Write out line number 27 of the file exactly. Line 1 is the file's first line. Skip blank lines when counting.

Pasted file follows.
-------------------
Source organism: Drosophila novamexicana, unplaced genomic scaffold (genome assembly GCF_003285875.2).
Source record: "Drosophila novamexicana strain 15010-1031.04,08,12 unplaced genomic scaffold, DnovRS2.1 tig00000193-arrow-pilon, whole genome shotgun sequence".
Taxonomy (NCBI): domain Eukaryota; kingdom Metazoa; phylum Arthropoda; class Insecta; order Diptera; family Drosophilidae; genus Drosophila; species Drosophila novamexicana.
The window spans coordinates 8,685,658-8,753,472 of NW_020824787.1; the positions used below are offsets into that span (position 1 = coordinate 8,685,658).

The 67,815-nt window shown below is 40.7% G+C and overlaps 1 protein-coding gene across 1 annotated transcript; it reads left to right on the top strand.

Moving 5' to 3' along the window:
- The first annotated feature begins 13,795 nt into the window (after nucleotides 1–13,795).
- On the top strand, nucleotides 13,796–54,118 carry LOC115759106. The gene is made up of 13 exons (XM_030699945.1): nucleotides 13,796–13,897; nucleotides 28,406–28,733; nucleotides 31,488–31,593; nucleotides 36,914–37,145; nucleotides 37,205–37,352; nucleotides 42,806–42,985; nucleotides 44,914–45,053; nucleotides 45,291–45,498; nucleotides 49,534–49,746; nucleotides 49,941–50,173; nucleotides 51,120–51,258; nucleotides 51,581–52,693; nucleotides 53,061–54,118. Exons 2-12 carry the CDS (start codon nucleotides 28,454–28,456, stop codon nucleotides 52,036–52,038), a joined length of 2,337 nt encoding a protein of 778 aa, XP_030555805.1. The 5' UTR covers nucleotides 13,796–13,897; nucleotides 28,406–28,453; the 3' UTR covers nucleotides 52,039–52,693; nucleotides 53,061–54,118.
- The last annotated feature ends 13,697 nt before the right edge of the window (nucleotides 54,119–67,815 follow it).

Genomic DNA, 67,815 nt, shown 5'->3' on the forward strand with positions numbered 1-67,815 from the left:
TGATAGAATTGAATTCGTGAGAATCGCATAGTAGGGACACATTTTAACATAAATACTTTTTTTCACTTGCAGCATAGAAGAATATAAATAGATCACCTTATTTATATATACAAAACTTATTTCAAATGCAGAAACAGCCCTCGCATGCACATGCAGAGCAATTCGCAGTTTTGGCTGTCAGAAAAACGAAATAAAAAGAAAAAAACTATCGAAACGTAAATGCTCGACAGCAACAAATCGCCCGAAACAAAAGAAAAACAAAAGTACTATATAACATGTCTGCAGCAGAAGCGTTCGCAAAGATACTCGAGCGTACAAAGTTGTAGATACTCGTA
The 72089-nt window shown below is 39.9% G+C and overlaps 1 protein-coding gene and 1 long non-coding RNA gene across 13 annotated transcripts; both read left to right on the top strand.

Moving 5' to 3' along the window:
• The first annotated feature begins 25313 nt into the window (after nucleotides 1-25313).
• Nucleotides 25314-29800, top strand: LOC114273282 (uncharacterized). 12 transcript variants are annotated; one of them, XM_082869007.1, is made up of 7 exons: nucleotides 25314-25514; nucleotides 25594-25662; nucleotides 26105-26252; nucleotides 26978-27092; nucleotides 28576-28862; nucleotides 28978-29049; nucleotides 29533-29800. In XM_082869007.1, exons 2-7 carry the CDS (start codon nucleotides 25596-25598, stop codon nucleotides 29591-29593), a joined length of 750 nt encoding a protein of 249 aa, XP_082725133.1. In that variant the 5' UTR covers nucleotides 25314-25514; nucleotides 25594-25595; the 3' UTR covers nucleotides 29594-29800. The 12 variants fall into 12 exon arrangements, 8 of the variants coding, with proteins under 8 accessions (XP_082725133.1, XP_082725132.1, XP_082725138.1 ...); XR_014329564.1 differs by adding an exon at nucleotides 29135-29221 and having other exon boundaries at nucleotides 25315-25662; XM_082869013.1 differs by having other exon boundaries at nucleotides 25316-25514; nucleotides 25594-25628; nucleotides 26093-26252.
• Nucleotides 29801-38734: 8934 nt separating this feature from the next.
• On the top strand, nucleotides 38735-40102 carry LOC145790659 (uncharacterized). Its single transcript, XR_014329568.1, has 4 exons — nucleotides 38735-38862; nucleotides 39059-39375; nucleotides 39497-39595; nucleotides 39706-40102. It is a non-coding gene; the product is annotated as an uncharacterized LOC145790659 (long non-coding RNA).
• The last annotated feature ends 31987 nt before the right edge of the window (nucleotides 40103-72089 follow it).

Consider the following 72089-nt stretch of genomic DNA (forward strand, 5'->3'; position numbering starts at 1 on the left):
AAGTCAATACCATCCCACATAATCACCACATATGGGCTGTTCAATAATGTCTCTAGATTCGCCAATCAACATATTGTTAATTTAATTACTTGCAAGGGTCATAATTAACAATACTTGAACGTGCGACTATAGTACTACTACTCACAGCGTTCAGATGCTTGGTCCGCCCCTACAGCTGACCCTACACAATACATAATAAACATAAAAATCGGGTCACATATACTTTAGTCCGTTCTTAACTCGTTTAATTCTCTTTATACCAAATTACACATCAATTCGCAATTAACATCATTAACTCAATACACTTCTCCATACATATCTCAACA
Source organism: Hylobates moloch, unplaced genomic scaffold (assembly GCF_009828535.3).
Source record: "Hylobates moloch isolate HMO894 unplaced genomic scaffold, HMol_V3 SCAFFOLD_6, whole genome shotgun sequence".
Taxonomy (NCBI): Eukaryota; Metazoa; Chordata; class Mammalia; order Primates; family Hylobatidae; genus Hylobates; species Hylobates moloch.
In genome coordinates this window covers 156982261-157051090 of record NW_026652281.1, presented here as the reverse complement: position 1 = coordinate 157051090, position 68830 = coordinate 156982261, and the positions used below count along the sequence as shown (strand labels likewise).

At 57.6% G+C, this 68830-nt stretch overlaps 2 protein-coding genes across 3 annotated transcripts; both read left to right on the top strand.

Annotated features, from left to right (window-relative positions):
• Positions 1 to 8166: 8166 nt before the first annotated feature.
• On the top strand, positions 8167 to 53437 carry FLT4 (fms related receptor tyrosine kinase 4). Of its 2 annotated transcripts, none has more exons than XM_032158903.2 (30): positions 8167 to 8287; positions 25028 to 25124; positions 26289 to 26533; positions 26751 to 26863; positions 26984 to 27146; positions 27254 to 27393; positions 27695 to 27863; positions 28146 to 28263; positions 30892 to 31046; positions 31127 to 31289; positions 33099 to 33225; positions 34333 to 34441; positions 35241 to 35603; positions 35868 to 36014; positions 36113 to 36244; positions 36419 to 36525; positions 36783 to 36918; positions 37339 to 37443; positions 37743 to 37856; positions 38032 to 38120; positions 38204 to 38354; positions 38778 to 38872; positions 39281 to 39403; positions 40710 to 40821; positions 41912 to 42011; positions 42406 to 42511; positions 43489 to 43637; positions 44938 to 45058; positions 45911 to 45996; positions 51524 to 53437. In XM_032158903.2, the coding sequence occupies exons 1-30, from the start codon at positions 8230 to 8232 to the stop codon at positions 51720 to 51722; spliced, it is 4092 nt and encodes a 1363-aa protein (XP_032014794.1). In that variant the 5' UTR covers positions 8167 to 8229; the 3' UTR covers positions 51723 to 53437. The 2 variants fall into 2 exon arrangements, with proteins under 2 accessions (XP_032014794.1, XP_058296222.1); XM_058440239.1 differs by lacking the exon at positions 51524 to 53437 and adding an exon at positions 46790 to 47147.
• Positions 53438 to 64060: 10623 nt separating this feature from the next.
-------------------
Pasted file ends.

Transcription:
• Positions 1 to 8166: 8166 nt before the first annotated feature.